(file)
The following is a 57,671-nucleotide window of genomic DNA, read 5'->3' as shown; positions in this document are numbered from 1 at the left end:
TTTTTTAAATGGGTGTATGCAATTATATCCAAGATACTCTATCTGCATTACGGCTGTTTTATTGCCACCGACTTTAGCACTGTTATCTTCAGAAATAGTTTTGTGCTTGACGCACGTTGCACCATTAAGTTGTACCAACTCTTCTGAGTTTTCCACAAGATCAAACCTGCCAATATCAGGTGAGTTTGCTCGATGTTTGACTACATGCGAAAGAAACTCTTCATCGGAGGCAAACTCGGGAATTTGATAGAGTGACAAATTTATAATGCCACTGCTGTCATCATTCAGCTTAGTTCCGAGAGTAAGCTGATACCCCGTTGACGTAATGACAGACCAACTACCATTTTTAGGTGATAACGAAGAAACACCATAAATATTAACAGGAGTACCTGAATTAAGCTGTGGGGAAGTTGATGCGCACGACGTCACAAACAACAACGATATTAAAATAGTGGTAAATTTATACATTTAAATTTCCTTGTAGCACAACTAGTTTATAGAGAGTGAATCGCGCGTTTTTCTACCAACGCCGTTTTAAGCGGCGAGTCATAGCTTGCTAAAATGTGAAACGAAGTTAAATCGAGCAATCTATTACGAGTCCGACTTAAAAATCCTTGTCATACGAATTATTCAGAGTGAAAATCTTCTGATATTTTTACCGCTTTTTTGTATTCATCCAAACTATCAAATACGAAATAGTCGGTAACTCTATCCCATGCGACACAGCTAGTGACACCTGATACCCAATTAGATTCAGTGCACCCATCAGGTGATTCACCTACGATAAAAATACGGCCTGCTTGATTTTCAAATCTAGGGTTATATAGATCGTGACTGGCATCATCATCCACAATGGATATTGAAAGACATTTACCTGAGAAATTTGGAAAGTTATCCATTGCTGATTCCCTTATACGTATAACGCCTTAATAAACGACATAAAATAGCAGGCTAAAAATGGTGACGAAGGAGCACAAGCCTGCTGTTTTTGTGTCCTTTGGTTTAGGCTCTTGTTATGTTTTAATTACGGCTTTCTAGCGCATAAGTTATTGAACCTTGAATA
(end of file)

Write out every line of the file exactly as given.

The following is a 57,671-nucleotide window of genomic DNA, read 5'->3' as shown; positions in this document are numbered from 1 at the left end:
TTTTTTAAATGGGTGTATGCAATTATATCCAAGATACTCTATCTGCATTACGGCTGTTTTATTGCCACCGACTTTAGCACTGTTATCTTCAGAAATAGTTTTGTGCTTGACGCACGTTGCACCATTAAGTTGTACCAACTCTTCTGAGTTTTCCACAAGATCAAACCTGCCAATATCAGGTGAGTTTGCTCGATGTTTGACTACATGCGAAAGAAACTCTTCATCGGAGGCAAACTCGGGAATTTGATAGAGTGACAAATTTATAATGCCACTGCTGTCATCATTCAGCTTAGTTCCGAGAGTAAGCTGATACCCCGTTGACGTAATGACAGACCAACTACCATTTTTAGGTGATAACGAAGAAACACCATAAATATTAACAGGAGTACCTGAATTAAGCTGTGGGGAAGTTGATGCGCACGACGTCACAAACAACAACGATATTAAAATAGTGGTAAATTTATACATTTAAATTTCCTTGTAGCACAACTAGTTTATAGAGAGTGAATCGCGCGTTTTTCTACCAACGCCGTTTTAAGCGGCGAGTCATAGCTTGCTAAAATGTGAAACGAAGTTAAATCGAGCAATCTATTACGAGTCCGACTTAAAAATCCTTGTCATACGAATTATTCAGAGTGAAAATCTTCTGATATTTTTACCGCTTTTTTGTATTCATCCAAACTATCAAATACGAAATAGTCGGTAACTCTATCCCATGCGACACAGCTAGTGACACCTGATACCCAATTAGATTCAGTGCACCCATCAGGTGATTCACCTACGATAAAAATACGGCCTGCTTGATTTTCAAATCTAGGGTTATATAGATCGTGACTGGCATCATCATCCACAATGGATATTGAAAGACATTTACCTGAGAAATTTGGAAAGTTATCCATTGCTGATTCCCTTATACGTATAACGCCTTAATAAACGACATAAAATAGCAGGCTAAAAATGGTGACGAAGGAGCACAAGCCTGCTGTTTTTGTGTCCTTTGGTTTAGGCTCTTGTTATGTTTTAATTACGGCTTTCTAGCGCATAAGTTATTGAACCTTGAATA